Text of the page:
11

I haven't found anything yet so I was hoping maybe someone here had an idea.

I want to kick off an even based on battery on an Apple laptop reaching a certain charge level, or when the battery is fully charged.

I know I can have something run periodically, check the battery level, and decide what to do, but I prefer event driven if possible.

4

Power Manager is not free but supports triggering events based on battery levels (internal or UPS). Events can run scripts, launch applications, or perform tasks such as shutting down.

Power Manager is event driven and does not poll for battery changes.

Instead Power Manager hooks into the IOKit layer of OS X and awaits updates from the hardware. Events can be triggered when no-one is logged in; it does not rely on an active user.

Power Manager - Run a script on battery remaining

The built-in Schedule Assistant tasks focus on performing when the battery drops to a particular level, but they can be tweaked to check for rises in battery percentage or time remaining.

These two posts talk about UPS power sources, but they are easily adapted for your MacBook's internal battery:

Disclosure: I am a software engineer behind Power Manager.

3

I want this to be OS based, so I don't need an internet connection or a browser open etc. Just something that can happen in the background

The easiest way to do it would be with an application, but here's how to do it with built-in OS commands only. I know you want it to be event driven, but I'm not sure how to accomplish that, so here's one way of checking the battery level, then doing something else if it's above/below a threshold.

You may consider a launchd process, this is basically a scheduled task which runs every x minutes. They are often used by advanced users, but aren't too difficult to set up. You configure a launchd scheduled task with a .plist file which you put into this directory: Macintosh HD\Library\LaunchDaemons and this is how you structure the .plist file;

<?xml version="1.0" encoding="UTF-8"?>
<!DOCTYPE plist PUBLIC "-//Apple//DTD PLIST 1.0//EN" "http://www.apple.com/DTDs/PropertyList-1.0.dtd">
<plist version="1.0">
<dict>
<key>Debug</key>
<true/>
<key>ExitTimeOut</key>
<integer>120</integer>
<key>Label</key>
<string>com.me.BatteryInfo</string>
<key>ProgramArguments</key>
<array>
    <string>/Users/yourusername/batt.sh</string>
</array>
<key>RunAtLoad</key>
<true/>
<key>StartInterval</key>
<integer>1800</integer>
</dict>
</plist>

If you were to save that file as com.me.BatteryInfo in the LaunchDaemons folder mentioned above, it would create a scheduled task which runs every 30 minutes. The number, 1800, directly above </dict> is the time in seconds of how often you want the task to run. Where it says <string>/Users/yourusername/batt.sh</string> is where you specify which script runs on schedule. You must leave <string> and </sting> intact.

The line <string>com.me.BatteryInfo</string> is the unique name of the scheduled task. If you are going to make more than one, make sure each .plist has a unique name here.

The next thing you need to do is change the ownership of the .plist to root. This is required as a security feature (to stop software/users creating scheduled malicious tasks, I assume). To change the ownership of the file, do sudo chown root \Library\LaunchDaemons\yourtask.plist (replace yourtask.plist with the actual file name of the .plist you created). This task will prompt you for a password.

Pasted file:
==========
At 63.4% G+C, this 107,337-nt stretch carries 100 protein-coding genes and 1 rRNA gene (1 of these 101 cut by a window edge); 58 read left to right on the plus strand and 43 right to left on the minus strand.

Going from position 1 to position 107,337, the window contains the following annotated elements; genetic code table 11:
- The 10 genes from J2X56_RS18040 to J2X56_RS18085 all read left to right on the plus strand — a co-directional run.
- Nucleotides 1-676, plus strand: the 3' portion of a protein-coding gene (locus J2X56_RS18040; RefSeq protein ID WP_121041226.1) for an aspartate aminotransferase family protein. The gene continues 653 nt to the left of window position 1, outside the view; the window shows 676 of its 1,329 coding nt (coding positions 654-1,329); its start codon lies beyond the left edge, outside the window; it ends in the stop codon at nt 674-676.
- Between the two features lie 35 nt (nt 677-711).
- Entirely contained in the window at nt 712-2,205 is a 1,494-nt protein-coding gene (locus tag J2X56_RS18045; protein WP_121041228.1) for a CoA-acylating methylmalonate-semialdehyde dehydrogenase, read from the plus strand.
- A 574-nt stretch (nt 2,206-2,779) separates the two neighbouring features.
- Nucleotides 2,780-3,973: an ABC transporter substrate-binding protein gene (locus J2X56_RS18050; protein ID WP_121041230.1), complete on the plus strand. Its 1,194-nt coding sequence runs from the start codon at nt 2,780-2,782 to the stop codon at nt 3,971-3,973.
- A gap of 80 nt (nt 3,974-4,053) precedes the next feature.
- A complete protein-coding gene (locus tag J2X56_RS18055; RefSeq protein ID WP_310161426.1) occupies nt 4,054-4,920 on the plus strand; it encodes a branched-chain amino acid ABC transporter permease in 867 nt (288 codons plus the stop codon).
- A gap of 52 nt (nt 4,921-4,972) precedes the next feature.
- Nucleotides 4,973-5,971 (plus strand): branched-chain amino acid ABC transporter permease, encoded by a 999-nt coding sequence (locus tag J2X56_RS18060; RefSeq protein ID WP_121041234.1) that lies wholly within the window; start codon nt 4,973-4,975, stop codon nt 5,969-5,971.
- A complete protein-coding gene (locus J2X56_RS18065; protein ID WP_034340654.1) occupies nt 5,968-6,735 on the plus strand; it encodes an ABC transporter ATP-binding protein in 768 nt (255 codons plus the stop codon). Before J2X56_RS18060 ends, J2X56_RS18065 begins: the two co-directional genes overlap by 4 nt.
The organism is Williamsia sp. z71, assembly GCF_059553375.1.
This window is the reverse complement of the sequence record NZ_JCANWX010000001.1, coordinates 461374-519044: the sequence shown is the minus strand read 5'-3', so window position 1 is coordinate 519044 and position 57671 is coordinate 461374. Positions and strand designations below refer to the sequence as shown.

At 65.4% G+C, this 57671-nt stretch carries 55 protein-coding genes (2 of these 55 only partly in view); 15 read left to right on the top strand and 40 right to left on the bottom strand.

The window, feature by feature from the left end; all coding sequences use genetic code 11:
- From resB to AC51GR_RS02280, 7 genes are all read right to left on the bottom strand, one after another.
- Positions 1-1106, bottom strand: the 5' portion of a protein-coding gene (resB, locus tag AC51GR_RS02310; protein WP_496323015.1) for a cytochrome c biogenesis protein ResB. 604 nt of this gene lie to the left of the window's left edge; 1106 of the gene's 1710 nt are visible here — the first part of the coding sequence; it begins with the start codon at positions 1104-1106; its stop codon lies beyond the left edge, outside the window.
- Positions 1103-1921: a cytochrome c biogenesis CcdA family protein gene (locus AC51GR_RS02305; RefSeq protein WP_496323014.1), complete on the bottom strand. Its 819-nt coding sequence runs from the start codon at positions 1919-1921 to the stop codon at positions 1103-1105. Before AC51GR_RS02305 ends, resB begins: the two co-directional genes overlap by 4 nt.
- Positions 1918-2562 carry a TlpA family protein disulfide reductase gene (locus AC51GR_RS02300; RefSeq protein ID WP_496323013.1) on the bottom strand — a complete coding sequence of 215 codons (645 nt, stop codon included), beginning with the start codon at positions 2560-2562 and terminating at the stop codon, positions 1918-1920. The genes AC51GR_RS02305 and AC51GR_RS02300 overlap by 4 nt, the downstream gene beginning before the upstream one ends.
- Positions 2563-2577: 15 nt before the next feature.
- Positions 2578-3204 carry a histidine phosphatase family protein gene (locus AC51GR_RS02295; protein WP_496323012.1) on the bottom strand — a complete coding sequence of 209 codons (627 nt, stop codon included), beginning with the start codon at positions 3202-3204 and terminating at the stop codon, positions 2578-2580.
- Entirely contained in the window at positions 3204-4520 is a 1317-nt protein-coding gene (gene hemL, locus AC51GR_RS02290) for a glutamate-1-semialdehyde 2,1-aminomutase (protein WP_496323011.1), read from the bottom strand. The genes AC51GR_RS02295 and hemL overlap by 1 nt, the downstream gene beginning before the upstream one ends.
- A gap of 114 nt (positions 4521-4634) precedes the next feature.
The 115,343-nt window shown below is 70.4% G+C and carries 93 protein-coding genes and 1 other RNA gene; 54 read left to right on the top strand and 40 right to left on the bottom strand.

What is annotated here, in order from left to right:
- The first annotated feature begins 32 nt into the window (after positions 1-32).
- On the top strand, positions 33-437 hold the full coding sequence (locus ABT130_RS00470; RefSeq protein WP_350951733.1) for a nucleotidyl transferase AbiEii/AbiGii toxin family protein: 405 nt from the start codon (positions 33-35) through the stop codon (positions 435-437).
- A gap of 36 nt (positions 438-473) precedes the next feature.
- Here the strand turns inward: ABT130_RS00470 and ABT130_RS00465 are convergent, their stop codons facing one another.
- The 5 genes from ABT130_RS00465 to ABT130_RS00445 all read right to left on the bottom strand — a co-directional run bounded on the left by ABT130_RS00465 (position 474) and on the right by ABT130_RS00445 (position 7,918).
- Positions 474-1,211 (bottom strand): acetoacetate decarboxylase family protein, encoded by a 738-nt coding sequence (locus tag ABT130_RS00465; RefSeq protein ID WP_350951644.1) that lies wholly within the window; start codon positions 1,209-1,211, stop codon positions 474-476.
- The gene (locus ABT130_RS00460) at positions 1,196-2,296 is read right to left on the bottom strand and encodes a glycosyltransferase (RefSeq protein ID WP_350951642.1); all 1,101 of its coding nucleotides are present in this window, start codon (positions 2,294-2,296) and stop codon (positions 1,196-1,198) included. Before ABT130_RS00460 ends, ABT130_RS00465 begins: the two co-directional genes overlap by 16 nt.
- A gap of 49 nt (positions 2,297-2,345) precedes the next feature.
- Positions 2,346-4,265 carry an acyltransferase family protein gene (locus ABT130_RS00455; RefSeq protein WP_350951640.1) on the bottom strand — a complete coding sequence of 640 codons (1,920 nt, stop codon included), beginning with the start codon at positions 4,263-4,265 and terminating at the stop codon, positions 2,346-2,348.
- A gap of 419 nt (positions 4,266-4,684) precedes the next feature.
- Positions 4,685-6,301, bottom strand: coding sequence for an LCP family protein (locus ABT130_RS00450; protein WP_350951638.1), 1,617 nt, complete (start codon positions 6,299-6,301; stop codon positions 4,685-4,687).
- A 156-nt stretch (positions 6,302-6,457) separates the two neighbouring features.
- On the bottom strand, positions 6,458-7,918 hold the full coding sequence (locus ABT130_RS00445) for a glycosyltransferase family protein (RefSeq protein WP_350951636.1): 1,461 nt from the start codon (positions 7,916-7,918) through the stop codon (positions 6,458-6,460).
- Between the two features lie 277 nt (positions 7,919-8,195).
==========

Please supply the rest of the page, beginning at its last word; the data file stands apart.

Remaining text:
Now you need to create the script which will run periodically. You need to make a .sh file (a bash script) to tell the computer what to do. To make a .sh file, open up a programmers text editor, such as Sublime Text or Komodo Edit. DO NOT use Text Edit, as it often adds text to your files which would interfere with your script. Text Edit shouldn't really be used for code.

Make a script (.sh file) with the following code;

#!/bin/sh

percent=$(ioreg -l | awk '$3~/Capacity/{c[$3]=$5}END{OFMT="%.3f";max=c["\"MaxCapacity\""];print(max>0?100*c["\"CurrentCapacity\""]/max:"?")}')

if [ $percent > 95 ]
    then
        echo 'charged.'
fi
exit 0

Replace echo 'charged.' with the terminal command(s) you would like to run when the battery is charged. open /Applications/Notes.app will open the Notes application; you can change the directory to open a different application.

$percent > 95 This tells the next line to only run when the battery is more than 95 charged. You can change this to whatever you want. The battery level here will often be slightly different to what is displayed in the menu bar at the top. If you want to 'run when battery is fully charged' I recommend leaving this as > 95. If you want the task to run when your battery goes below 20% for example, change it to $percent < 20

NOTE: Because this is a scheduled task, your script will run every x number of minutes. This means if you put open \Applications\Notes.app inside your script, the Notes application will start every x minutes (if your battery is charged)

This task will run even if nobody is logged in.

I know you asked this question a while ago, but hopefully this will help someone.

2

This is not Mac-specific, but Mozilla Aurora has built-in API that contains a variety of battery-related functions. One can detect the status of the battery (whether it's charging or not), how much more time it will take for the battery to discharge/charge, and its level. There's a simple example of how to add an EventListener to call a function when the battery level is at a certain point.

  • I want this to be OS based, so I don't need an internet connection or a browser open etc. Just something that can happen in the background. – FaultyJuggler Jul 29 '13 at 19:18

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